What is Moxa?

caitlin gordon boulder acupuncturist performing moxibustionMoxa is a plant (Artemisia argyi Folium), commonly known as “mugwort” that is burned on or near the skin to stimulate acupuncture points. Moxa has herbal healing uses as well. Moxibustion has been used as a treatment in Traditional Chinese Medicine for over 2000 years. In fact, the second part of the name for acupuncture in the Chinese language (zhen jiu) means literally, “needle moxa”. Moxibustion can be applied directly to the skin, at the end of a needle, or above the skin. While acupuncture needles direct energy and physical resources, moxa adds energy of its own into the body. Moxa is a very safe treatment with few risks and side effects.

Moxibustion Uses

  • Warming the Channels
    • Moxibustion helps conditions that are worsened by cold, like arthritis. Moxa treats any pain that is worse with cold or wet weather. Injuries sustained while in a cold climate like skiing accidents or nerve damage by cold respond very well to moxibustion.
  • Managing Inflammation
    • Moxibustion manages inflammation from both infection and trauma by stimulating the circulatory system. Specifically, moxibustion increases white blood cell counts. Fresh blood enters the tissue and flushes out old blood and toxic byproducts of inflammation.
  • Strengthening Immunityneedle moxa on low back
  • Improving Circulation and Moving Stagnation
    •  Moxa boosts circulation in the tissue near where it is burned. If there are areas where you have varicose or spider veins, or the skin feels cool, moxa improves blood flow. Without proper circulation, the body begins to create disease processes. Heat is a powerful mover of energy.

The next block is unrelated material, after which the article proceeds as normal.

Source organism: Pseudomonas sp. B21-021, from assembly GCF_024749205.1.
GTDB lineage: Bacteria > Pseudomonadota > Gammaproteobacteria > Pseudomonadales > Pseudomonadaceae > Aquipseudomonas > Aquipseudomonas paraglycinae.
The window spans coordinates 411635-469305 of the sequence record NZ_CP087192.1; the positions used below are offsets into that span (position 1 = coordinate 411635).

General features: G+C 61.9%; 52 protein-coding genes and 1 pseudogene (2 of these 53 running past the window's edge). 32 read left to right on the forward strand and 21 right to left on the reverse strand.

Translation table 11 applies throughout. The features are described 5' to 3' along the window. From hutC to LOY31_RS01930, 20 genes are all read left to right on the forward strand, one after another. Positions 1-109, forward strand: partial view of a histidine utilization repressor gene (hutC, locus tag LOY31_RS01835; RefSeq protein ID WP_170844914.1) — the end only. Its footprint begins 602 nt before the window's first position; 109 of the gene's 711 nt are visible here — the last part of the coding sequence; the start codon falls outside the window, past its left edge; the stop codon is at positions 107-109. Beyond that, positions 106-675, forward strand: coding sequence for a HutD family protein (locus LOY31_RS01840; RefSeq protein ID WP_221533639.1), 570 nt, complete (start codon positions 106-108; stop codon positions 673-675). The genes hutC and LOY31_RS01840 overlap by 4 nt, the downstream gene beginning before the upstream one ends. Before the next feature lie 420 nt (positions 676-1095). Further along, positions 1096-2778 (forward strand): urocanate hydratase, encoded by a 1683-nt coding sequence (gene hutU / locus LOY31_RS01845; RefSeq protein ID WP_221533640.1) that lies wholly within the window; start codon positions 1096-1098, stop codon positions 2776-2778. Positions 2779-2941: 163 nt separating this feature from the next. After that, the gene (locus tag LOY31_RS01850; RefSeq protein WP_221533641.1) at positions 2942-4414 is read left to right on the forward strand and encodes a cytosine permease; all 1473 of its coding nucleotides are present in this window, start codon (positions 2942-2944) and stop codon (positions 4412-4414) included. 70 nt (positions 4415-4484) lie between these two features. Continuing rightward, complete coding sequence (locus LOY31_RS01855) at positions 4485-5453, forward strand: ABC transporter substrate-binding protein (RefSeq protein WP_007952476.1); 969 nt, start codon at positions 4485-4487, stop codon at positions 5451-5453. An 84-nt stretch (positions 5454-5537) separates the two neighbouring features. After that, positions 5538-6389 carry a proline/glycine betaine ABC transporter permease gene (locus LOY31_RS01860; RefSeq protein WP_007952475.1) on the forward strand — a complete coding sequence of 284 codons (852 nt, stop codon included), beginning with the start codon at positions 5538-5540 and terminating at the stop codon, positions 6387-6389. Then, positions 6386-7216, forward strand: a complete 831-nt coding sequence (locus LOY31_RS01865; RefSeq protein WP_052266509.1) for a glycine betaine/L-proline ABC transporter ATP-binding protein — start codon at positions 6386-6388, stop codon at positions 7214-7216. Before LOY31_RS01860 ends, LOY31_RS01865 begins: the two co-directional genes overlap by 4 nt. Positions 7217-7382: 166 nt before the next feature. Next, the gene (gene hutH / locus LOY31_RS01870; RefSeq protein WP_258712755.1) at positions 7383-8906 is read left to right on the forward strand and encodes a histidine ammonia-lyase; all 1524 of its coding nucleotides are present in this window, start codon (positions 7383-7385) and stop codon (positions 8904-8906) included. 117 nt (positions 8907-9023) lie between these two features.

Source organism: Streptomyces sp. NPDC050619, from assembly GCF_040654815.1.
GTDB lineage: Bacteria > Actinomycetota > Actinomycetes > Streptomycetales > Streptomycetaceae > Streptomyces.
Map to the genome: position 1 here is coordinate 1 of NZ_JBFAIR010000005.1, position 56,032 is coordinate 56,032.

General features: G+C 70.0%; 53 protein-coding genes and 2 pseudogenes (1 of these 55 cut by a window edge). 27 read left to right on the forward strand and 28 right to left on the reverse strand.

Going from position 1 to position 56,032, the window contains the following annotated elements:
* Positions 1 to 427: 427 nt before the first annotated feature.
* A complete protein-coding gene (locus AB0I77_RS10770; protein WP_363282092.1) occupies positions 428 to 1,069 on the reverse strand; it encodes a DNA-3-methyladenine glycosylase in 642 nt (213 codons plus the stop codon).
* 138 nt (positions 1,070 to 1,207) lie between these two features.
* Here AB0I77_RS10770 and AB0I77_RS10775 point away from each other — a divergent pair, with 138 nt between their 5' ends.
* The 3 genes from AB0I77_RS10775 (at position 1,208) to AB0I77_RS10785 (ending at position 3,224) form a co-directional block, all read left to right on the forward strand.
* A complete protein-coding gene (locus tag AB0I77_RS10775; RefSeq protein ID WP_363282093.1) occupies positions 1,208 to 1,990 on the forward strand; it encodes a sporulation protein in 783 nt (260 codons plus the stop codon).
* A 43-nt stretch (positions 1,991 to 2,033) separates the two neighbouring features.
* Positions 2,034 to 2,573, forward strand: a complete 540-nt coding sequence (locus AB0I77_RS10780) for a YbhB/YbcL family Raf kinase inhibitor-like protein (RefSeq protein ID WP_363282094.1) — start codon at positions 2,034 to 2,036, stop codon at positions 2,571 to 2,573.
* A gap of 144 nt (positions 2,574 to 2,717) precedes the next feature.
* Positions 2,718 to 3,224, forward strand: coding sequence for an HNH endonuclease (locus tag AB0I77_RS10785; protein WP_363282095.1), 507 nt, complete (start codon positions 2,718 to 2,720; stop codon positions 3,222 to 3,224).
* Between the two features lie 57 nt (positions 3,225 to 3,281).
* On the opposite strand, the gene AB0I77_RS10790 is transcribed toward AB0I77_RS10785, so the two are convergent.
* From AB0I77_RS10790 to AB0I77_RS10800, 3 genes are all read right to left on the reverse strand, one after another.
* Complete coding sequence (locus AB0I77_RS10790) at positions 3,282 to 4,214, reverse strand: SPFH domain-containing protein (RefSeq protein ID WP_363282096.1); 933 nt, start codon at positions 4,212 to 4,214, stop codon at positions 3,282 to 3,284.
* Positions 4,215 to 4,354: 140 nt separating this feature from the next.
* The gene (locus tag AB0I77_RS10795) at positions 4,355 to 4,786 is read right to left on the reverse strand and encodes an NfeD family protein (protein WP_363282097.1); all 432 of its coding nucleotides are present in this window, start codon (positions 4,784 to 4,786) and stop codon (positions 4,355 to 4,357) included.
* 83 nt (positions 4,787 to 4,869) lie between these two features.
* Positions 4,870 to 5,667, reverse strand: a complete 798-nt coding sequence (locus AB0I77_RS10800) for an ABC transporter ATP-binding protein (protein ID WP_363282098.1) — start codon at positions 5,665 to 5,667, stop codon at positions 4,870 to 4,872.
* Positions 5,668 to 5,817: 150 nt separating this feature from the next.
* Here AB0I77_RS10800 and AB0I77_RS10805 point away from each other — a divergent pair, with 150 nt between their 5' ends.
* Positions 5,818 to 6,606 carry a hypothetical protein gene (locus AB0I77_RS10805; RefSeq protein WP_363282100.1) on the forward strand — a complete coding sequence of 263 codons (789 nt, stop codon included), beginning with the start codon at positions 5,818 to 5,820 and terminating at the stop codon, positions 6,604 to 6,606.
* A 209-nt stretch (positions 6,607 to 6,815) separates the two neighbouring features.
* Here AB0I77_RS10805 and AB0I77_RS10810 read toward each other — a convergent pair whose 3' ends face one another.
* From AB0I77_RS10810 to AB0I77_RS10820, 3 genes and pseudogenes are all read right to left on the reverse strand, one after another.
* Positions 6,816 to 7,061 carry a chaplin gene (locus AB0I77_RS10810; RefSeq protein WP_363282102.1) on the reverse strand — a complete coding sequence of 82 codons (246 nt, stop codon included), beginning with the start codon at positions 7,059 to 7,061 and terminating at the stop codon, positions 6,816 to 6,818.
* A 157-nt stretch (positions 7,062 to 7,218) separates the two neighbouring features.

• Building Blood
    • Moxa adds energy of its own to the body and in doing so it stimulates the body to make more red blood cells. In Traditional Chinese Medicine (TCM) terms, moxa “builds blood”. This technique is used to treat symptoms of blood deficiency such as dizziness, fatigue, shortness of breath, weakness, hair loss, anemia, postpartum depression and more.
  • Drying Dampness
    • Dampness is the TCM term for turbidity or excess mucus. It also refers to fluids that become sticky or excessive.
    • Symptoms of dampness include water retention, brain fog, teeth marked and/or puffy tongue, weight gain, watery sinus drainage, loose stools, itchy ears, etc.
  • Pregnancy: Turning breech babies
    • Moxibustion is stimulating to both the nervous and circulatory system. It can turn breech babies. One study of 226 women showed that moxibustion plus acupuncture (compared to no treatment) resulted in a 27% decrease in the risk of having a breech baby at birth, and a 21% decrease in the risk of having a cesarean section.

Learn More about Studies on Moxibustion.

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The contents of this site, including text, graphics, images, and other material are for informational purposes only. Nothing contained in this site is or should be considered or used as a substitute for professional medical or mental health advice, diagnosis, or treatment. Please schedule an appointment for personalized health advice.
2018-07-20T21:38:17+00:00

About the Author:

Caitlin Gordon, M.S., L.Ac., C.M.F.P., is a functional medicine clinician, board-certified acupuncturist, and transformative health coach based in Boulder, Colorado. Owner of Amaluna Acupuncture & Wellness, Caitlin treats patients online and in-person. She specializes in treating stress, anxiety, and depression without pharmaceuticals.

One Comment

  1. […] use of needles while in school. My degree program taught myofascial decompression, a.k.a cupping, moxibustion, and manual therapies like eastern medical massage and gua sha (also called Graston technique by […]

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